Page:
This was not a Wenceslas moment; the distance from lodge to cabin was much less than a league. I crossed the barren easily in a couple minutes’ walk and went in. It was not spacious; it was not as well heated as a home; the shower produced a stream less warm and strong than a horse’s relief. But it was there, a light across the frigid silent empty night, with the woods behind.

To me, that is the pattern of a cabin: a cozy remote space of transience, a refuge of light in the great surrounding dark.

I have spent other Christmas Eves in other cabins: the motel cabin in Canmore, similar but less isolated, and the passenger cabin of an airplane – a metal container of light flying through the windy night. I have been in other cabins not at Christmas – our cabin on a cruise ship, for instance: another transient box of light, from which you can look out at the vast darkness of the sea. And I have taken many a cab in the night. We also have our cultural images: little cabin in the woods, Lincoln’s log cabin, perhaps Uncle Tom’s cabin (no snow there, though); in Quebec, the cabane à sucre, a sugar shack in the maple forest.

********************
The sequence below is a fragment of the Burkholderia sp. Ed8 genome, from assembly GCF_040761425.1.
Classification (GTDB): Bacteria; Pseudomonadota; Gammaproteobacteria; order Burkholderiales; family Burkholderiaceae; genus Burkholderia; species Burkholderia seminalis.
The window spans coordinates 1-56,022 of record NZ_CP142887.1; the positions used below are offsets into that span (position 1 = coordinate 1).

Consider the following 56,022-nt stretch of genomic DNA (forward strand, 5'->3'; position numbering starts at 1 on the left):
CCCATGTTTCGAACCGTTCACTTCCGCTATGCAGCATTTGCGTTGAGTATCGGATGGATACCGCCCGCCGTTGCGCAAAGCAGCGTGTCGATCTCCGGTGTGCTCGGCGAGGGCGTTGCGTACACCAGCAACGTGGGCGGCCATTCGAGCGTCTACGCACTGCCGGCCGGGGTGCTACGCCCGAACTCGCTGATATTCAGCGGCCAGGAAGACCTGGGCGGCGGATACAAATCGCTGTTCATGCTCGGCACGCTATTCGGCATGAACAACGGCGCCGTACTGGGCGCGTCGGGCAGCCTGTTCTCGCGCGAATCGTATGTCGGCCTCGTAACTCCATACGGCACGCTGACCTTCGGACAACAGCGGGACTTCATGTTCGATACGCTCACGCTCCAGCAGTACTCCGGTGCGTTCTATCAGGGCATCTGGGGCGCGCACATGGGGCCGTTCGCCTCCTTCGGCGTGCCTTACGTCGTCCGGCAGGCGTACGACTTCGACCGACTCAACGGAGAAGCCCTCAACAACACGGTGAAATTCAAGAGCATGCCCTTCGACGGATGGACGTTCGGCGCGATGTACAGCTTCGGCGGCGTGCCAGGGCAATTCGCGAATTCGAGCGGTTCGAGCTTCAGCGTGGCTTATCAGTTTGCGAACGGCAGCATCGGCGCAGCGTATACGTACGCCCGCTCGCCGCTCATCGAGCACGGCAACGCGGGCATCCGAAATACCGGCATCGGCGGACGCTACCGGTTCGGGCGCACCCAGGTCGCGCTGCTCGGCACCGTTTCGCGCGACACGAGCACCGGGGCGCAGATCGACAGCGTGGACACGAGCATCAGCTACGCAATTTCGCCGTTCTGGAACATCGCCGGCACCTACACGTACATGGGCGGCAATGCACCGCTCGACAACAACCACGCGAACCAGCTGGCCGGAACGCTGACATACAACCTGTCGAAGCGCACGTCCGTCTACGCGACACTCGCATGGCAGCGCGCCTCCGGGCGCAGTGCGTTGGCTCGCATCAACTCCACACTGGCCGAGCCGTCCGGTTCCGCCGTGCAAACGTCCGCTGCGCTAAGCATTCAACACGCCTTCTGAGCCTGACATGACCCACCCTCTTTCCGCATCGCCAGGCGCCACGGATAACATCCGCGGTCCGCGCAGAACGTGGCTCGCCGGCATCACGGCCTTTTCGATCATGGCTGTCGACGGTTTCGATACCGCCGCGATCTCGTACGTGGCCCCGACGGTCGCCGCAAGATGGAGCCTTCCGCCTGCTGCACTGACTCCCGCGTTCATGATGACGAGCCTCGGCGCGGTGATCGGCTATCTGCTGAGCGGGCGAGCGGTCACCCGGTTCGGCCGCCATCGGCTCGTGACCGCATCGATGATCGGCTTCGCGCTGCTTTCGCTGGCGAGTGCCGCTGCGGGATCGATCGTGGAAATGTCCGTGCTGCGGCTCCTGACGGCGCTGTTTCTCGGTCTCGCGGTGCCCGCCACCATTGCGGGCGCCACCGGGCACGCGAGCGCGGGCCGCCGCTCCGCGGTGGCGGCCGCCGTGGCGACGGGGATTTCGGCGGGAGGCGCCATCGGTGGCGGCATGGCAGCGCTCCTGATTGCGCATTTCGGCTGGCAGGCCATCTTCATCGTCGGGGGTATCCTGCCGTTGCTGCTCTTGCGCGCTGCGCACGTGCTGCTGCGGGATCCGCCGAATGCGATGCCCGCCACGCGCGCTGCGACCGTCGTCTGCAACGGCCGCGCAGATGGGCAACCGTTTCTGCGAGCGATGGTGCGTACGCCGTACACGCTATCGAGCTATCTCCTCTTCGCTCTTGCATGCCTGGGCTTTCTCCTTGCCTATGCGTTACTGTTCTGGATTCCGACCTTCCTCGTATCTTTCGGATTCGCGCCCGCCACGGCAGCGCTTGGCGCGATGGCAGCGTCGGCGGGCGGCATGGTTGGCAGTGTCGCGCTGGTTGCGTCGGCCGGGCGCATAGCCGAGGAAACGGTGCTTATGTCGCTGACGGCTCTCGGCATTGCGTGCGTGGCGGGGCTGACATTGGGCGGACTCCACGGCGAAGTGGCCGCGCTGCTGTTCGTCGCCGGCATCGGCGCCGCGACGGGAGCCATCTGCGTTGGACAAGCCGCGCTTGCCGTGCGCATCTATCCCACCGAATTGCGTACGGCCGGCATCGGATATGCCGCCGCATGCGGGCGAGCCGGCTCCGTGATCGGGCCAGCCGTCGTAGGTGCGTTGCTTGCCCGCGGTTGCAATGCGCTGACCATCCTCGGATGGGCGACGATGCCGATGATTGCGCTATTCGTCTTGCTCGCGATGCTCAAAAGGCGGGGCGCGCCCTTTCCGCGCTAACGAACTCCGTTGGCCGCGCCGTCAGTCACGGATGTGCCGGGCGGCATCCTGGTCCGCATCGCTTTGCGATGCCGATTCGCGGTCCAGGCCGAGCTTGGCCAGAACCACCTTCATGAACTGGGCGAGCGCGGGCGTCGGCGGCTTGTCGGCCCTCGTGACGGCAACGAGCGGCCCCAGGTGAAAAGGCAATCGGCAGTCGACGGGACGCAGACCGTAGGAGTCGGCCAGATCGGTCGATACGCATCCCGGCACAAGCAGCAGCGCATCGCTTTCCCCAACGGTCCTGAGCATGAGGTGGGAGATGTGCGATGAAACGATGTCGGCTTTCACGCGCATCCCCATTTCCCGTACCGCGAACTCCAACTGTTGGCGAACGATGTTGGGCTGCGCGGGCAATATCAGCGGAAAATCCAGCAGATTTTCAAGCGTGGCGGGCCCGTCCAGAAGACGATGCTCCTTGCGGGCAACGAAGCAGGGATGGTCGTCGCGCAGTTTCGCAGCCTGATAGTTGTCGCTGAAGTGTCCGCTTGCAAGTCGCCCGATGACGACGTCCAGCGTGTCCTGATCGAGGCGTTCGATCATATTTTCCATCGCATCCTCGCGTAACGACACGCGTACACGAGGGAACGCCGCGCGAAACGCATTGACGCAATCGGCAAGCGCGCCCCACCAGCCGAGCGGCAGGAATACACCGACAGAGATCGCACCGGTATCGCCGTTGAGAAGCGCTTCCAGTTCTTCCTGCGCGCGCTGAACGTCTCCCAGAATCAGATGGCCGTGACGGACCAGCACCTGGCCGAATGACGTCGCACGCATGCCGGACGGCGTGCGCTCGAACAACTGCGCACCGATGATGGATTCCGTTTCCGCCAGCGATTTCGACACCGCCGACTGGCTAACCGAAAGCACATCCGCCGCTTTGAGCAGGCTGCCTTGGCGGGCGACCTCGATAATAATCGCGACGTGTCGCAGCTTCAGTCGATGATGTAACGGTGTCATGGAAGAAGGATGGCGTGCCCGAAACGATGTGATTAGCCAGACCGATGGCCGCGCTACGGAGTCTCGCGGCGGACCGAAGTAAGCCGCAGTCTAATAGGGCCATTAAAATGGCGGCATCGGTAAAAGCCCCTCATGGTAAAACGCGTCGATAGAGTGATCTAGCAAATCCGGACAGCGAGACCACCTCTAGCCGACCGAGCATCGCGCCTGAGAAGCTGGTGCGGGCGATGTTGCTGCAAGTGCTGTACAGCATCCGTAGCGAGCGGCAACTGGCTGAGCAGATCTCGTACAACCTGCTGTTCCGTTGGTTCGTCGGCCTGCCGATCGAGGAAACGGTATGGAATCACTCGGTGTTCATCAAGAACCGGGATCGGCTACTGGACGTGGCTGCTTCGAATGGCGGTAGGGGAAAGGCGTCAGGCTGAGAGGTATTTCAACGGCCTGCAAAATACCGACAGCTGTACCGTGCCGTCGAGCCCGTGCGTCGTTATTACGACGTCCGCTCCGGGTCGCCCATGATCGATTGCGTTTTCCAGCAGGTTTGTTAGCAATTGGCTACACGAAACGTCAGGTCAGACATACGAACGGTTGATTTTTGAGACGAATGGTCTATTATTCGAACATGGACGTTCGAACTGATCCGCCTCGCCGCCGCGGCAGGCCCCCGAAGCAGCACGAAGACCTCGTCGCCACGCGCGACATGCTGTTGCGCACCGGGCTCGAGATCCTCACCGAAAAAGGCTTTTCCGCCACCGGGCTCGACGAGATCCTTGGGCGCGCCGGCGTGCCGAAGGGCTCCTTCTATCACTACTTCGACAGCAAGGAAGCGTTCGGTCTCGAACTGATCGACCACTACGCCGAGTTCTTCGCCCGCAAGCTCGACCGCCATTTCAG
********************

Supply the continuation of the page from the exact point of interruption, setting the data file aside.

Some people have lived permanently in cabins. My family lived in one, as I have said, when I was an infant. But originally a cabin was a temporary structure made of light materials, perhaps even a tent – something more resembling a beach cabana. Of course cabana comes from the same source, late Latin capanna. In English the term shifted over to refer to a more permanent structure made of rough materials. They are typically small, and it is from that that we get the ship and airplane sense (on the other hand, taxi cab is from taximeter cabriolet, not related). But the log cabin type can expand: the international airport terminal for Mont-Tremblant is a log cabin, but a very comfortable two-storey one. You do still have to walk across an open space outdoors to get to it, though – there are no jetways.

And a cabinet? A small cabin, originally. Our storage-space sense draws on Italian gabinetto, which comes also from capanna but more altered. Your cabinet is not a light in the dark but a dark space from which you draw things to bring them to light and use. Your memory is a cabinet, and you keep – among other things – the images of your past cabins in it. What better time to bring them out than Christmas?